Pam Ayres: Unsupported Review
Yes, that Pam Ayres. The Pam Ayres who, throughout the seventies, appeared on Russell Harty, Opportunity Knocks and Val Doonican with her thick accent, her poetry and a look that, were it worn by a milk maid, would have seen her trouble the bedsprings of the gentry before the sun had fully risen. Her particular talent was in writing the kind of poetry that appealed to the common man. Or, more accurately, the common woman. Boils, cardigans, knickers, how not to curdle custard and the proper way to hang toilet roll, they were the minutiae of life that caught Ayres' eyes.
However, that alone would not guarantee a life of minor celebrity, otherwise the hundreds of old dears who fill the back pages of Chat would occupy 90% of the nation's airtime. Ayres' gift was the suggestion that she was on the verge of something rude. Given how frequently she appeared before the watershed, there was little chance of her saying anything more blue than 'bloody' but pensioners wiped their tears away as they laughed at her saucy little poems. I Wish I'd Looked After Me Teeth was voted into the Top 10 of a BBC poll to find the Nation's 100 Favourite Comic Poems, she wrote poetry for those who'd no time for Ted Hughes what with their housework and, before Victoria Wood came along, revealed the inner thoughts of women who are too busy worrying about post-childbirth bladder control to ever have sex again. And then she seemed to go away, as though never to be heard from again.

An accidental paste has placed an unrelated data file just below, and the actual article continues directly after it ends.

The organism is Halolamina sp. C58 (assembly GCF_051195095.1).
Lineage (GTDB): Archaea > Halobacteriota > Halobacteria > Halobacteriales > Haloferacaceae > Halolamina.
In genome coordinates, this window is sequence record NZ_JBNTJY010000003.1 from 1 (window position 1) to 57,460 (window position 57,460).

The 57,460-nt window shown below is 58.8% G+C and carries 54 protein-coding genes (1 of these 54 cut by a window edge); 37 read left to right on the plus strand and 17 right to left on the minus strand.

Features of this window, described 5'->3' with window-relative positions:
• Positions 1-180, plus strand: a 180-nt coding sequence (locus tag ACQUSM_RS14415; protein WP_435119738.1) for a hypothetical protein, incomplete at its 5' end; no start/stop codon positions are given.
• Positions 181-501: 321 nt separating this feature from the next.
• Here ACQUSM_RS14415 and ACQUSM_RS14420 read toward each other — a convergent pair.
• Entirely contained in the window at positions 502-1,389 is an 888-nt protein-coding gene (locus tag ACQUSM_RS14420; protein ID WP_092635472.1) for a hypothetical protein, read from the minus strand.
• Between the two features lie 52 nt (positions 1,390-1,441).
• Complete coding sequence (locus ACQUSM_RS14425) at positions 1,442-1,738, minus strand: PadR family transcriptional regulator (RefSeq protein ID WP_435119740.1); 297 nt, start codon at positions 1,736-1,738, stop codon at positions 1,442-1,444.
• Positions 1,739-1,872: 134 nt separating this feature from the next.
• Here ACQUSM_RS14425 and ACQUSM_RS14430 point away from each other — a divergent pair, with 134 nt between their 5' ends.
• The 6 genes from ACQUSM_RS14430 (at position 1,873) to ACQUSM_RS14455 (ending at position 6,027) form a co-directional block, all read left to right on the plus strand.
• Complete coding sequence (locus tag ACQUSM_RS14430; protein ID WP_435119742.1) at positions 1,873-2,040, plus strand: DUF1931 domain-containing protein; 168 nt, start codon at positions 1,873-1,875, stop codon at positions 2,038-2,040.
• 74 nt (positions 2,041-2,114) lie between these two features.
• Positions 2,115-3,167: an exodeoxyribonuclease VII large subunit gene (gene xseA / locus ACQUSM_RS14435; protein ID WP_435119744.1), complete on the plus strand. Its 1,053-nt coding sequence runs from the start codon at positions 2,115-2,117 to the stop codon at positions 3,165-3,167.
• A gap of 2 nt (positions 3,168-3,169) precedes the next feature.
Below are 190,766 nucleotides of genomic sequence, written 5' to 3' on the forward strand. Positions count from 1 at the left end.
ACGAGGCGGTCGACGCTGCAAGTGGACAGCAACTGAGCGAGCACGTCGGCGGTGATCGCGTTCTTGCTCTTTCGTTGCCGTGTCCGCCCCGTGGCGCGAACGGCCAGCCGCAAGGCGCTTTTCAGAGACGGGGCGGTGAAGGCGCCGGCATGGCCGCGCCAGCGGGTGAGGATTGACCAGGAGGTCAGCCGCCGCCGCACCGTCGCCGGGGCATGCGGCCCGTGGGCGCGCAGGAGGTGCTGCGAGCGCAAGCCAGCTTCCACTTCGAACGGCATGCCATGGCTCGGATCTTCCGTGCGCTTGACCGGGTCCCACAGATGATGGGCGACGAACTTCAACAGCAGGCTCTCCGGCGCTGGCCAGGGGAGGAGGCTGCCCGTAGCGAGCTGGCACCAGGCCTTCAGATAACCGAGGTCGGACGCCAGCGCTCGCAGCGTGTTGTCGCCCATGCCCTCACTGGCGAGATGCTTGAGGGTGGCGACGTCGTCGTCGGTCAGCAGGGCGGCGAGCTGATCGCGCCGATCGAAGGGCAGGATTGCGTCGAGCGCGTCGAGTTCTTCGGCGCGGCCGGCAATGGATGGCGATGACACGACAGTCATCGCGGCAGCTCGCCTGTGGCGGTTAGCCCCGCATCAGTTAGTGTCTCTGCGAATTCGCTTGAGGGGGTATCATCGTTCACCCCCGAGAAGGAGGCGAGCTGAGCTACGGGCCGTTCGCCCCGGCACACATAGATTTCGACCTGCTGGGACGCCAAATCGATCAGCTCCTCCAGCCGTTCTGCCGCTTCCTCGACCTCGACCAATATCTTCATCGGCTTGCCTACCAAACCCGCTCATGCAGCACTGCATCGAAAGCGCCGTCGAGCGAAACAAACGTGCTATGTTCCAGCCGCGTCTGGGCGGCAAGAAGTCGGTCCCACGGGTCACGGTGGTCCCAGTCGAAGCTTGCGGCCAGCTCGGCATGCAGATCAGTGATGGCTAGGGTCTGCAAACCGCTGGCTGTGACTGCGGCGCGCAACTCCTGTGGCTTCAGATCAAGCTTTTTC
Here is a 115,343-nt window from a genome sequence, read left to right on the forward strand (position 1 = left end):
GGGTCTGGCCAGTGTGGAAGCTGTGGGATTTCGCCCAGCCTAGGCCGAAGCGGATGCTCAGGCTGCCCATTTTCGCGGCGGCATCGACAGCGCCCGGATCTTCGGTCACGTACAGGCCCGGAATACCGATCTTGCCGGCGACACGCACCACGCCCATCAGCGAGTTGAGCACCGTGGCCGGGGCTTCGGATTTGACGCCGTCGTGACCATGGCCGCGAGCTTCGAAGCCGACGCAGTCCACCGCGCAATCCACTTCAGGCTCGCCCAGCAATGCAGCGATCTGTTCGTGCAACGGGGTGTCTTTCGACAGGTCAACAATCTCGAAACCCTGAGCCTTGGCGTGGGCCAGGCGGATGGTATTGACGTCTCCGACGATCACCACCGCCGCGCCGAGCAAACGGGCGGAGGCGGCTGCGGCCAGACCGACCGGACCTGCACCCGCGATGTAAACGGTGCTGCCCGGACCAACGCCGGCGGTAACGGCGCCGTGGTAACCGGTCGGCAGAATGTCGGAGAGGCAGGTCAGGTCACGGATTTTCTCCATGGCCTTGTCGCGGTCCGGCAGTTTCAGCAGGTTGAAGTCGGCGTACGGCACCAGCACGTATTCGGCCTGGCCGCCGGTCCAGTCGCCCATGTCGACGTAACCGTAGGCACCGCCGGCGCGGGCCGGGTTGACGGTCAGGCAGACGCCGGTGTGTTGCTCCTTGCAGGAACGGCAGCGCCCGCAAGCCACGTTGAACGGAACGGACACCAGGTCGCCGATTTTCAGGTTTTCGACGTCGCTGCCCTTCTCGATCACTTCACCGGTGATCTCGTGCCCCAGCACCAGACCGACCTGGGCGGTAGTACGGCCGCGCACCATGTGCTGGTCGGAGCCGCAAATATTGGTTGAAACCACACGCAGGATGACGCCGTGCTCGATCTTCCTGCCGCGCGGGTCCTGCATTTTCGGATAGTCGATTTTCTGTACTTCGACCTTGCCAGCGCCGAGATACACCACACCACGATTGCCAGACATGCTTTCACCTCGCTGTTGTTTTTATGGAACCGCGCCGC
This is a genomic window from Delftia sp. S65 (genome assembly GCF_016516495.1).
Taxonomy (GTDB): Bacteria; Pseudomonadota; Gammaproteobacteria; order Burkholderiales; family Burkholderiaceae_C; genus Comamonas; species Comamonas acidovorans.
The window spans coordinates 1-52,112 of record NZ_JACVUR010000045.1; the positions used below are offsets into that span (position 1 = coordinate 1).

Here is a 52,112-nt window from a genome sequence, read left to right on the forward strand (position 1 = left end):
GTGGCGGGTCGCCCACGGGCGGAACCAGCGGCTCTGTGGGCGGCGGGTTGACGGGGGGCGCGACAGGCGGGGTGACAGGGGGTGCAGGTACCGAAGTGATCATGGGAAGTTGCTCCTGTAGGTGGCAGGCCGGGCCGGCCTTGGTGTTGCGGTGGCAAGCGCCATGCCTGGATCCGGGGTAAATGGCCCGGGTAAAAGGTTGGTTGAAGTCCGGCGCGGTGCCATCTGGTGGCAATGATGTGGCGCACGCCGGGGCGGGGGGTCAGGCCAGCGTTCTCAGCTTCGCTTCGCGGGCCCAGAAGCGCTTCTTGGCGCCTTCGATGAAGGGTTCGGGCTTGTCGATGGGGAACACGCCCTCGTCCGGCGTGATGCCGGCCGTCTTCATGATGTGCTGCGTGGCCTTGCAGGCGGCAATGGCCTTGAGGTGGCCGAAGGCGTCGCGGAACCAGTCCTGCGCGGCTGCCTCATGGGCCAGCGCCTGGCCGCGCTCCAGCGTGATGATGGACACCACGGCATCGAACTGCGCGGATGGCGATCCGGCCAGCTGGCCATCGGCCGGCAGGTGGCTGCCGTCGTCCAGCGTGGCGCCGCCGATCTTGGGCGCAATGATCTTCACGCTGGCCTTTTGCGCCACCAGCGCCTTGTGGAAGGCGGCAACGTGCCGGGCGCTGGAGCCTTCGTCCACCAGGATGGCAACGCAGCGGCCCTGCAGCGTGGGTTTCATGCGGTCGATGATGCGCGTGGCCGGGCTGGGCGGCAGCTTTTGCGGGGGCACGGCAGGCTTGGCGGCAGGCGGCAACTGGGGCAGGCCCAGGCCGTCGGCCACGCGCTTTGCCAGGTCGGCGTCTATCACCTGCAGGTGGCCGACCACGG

Just recently, though, Pam Ayres has made a comeback. Having gone away to raise her family of two sons, William and James, and avoiding reading I Wish I'd Looked After Me Teeth ever again, Ayres began to creep back onto radio. BBC Radio 2, this being the time when it was more Ken Bruce than Russell Brand, was the first to bring her back to radio, presented a show on Sunday afternoons. In time, Radio 4 also welcomed her into their fold of comedians, requesting her presence on Just a Minute and That Reminds Me before broadcasting two series of Ayres On The Air, a comedy show that mixed sketches and poetry and was surprisingly funny.
Now, normally, I wouldn't do Pam Ayres...too many childhood memories of poems that seemed to end with a word that needed to rhyme with luck, kit, twitch, rum or blunt. Although probably not with 'blunt' as that might have caused a fainting amongst the blue-rinses of the audience. However, late one night and catching an episode of Ayres On The Air and found myself laughing. Laughig hard, in fact, at a story Ayres was telling of her childhood holidays and a lovely pair of knitted swimming shorts that her father would wear. How handsome he was, Ayres would note, as he walked down the beach. But how his gusset sagged as he emerged from the water, needing to find a quiet time in the shadows to wring out his shorts. There isn't much in the telling of this here and perhaps it owes much to Victoria Wood's story of her wearing a knitted swimsuit to the school swimming baths but it was funny. Much funnier, if I'm honest, than I would have credited Ayres with.